Local author hopes her story will inspire others dealing with infertility

Jonathan Roberts • Jul 21, 2019 at 12:30 AM

Infertility can be incredibly difficult for families and couples to not only come to terms with, but to speak about as well.

One local author is hoping to show those struggling with the disease that they’re not alone — and that it’s not their fault.

Infertility, which is defined by the Centers for Disease Control and Prevention as an inability to get pregnant after at least 12 months of unprotected sex, affects about 10% of women in the United States and nearly the same percentage of men.

For Nancy Williams, author of “A Crocus in the Desert,” the issue hits close to home.

Williams and her husband, Mark, struggled with infertility and Nancy developed ovarian cancer, which led to a hysterectomy nearly three decades ago. Still, they were able to have two children — one biologically and one through an adoption, but Williams wasn’t content to just move on; she wanted to help others struggling with infertility.

“In terms of being more open (about discussing infertility), there’s this inherent feeling — even though it’s not justified — of failure,” Williams said. “If you go out and want to get a job somewhere, you just go do it, but this is something you have no control over.”

“In terms of interactions, there’s a lot of fear, anxiety,” she continued, saying there’s “a little bit of a barrier” preventing people from discussing infertility.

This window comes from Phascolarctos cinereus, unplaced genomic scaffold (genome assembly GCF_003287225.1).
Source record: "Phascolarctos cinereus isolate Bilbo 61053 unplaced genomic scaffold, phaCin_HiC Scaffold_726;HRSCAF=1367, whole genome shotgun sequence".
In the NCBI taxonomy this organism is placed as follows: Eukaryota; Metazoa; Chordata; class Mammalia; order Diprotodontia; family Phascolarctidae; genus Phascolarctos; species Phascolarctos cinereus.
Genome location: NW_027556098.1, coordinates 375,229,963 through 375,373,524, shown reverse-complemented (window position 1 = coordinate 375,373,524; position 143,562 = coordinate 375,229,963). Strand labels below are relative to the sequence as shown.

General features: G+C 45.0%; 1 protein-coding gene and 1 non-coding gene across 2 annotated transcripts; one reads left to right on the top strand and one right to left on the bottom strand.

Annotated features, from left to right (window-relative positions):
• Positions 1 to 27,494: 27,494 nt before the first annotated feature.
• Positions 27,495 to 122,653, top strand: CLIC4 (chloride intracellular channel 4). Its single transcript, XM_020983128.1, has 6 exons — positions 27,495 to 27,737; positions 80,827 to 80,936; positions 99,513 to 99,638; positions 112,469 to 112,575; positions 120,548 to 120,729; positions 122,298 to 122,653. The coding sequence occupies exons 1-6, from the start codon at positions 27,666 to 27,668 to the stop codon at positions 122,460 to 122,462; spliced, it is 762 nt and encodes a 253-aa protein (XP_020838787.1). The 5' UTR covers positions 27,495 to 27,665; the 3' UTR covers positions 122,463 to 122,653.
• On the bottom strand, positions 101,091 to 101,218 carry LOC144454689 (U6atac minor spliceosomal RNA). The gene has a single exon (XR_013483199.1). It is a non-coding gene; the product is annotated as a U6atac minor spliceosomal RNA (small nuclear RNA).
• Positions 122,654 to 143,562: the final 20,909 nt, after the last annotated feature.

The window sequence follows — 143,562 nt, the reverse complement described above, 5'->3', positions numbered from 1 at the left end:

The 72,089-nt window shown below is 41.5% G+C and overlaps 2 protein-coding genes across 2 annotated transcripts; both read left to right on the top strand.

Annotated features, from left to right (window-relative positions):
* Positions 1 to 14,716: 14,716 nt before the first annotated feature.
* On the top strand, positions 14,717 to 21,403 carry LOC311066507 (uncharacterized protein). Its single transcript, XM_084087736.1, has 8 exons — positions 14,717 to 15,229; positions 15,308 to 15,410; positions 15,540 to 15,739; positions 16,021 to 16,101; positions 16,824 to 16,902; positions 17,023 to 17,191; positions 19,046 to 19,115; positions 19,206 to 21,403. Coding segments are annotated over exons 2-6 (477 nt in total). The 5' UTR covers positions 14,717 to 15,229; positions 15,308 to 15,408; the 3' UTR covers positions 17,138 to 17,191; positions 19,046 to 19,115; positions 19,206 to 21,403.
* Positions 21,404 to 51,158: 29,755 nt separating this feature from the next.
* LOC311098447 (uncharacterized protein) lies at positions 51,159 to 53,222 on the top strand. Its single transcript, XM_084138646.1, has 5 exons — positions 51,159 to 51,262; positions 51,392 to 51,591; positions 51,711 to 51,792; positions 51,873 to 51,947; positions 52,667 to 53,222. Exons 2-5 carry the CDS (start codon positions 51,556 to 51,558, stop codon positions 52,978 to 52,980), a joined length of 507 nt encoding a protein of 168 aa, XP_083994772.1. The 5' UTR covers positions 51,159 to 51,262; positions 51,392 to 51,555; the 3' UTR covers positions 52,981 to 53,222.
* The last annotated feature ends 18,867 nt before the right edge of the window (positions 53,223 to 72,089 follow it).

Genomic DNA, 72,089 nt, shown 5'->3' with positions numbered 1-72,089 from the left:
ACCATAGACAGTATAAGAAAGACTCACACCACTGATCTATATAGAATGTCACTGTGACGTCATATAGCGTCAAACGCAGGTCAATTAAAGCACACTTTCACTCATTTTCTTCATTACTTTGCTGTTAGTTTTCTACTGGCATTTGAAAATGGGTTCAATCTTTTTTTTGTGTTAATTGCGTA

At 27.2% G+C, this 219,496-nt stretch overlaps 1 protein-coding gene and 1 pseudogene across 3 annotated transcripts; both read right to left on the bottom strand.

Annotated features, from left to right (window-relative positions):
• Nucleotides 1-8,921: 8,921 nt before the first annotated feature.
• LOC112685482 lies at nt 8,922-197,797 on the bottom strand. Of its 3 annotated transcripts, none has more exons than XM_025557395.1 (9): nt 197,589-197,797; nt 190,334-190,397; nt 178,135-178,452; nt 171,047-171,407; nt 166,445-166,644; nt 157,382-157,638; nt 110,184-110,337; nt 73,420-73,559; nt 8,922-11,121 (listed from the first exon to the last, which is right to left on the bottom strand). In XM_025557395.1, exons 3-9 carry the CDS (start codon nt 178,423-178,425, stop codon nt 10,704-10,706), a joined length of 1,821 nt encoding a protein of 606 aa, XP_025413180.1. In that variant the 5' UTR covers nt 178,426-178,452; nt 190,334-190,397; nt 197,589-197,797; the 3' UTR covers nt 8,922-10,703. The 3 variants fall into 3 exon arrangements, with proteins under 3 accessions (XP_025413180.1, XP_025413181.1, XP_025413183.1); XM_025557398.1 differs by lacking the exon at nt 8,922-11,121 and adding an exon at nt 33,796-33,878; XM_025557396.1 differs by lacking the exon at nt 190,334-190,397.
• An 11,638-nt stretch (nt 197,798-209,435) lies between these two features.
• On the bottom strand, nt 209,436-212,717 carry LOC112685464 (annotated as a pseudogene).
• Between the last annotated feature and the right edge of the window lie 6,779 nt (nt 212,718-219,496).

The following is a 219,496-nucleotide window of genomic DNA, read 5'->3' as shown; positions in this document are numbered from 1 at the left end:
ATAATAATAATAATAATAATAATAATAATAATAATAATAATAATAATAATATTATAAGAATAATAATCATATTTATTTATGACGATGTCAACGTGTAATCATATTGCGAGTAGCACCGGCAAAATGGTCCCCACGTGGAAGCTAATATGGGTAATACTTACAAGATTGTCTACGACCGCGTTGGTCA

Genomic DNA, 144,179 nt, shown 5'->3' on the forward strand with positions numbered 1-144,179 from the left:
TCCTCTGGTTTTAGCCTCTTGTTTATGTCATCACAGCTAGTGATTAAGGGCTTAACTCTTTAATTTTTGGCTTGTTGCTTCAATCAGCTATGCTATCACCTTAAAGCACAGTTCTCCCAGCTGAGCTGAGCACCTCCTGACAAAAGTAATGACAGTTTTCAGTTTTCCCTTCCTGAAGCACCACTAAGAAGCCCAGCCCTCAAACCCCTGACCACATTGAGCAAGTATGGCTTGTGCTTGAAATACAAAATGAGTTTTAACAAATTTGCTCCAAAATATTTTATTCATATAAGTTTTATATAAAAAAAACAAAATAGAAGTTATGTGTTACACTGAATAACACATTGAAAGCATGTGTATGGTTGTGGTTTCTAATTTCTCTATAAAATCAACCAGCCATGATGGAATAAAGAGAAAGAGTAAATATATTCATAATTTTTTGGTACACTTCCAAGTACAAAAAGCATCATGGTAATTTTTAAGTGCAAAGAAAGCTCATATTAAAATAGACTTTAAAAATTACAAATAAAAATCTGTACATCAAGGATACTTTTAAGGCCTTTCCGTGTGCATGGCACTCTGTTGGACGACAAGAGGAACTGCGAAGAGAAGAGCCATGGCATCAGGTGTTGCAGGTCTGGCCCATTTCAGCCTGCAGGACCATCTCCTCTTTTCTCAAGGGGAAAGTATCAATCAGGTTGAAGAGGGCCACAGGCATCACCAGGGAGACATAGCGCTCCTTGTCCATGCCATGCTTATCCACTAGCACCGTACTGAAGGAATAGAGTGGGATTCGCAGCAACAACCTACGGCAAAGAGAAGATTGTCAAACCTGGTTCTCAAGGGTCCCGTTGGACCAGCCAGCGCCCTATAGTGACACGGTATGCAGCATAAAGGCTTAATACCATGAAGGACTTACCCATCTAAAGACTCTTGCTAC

Williams also talked about how much her faith, and her church, Westminster Presbyterian Church, helped her while she dealt with infertility, and says having faith — even a “mustard seed” worth — can help women cope as it did for her.

More important, however, is Williams’ desire to change the perception of infertility among those struggling with the disease — and help others be more aware.

I want “to bring to light some of this ache that women experience so that others can recognize that their friends are going through something that’s not something they can easily discuss,” she said. “You need to be able to listen when they bring it up because it is a painful thing.”

“At the same time, my advice to other people is: Don’t be nosy. Don’t ask prying questions — if they’re not ready to open up and talk about it, then that can be very uncomfortable,” she continued.

For those wanting to meet the author, Williams is hosting a book-signing event at Open Doors Coffee House on July 27.

“My mission all along has been to encourage other women in their walk of faith, to trust God with His plans for their lives, and learn the beauty of contentment with Him,” Williams said. “In the process, I want to give back to Christian ministries and will be donating profits to Agape Women’s Services (a local crisis pregnancy center), Daughters of Bulgaria (a missionary agency that helps women escape sex trafficking), and Bethany Christian Services (an adoption agency).”

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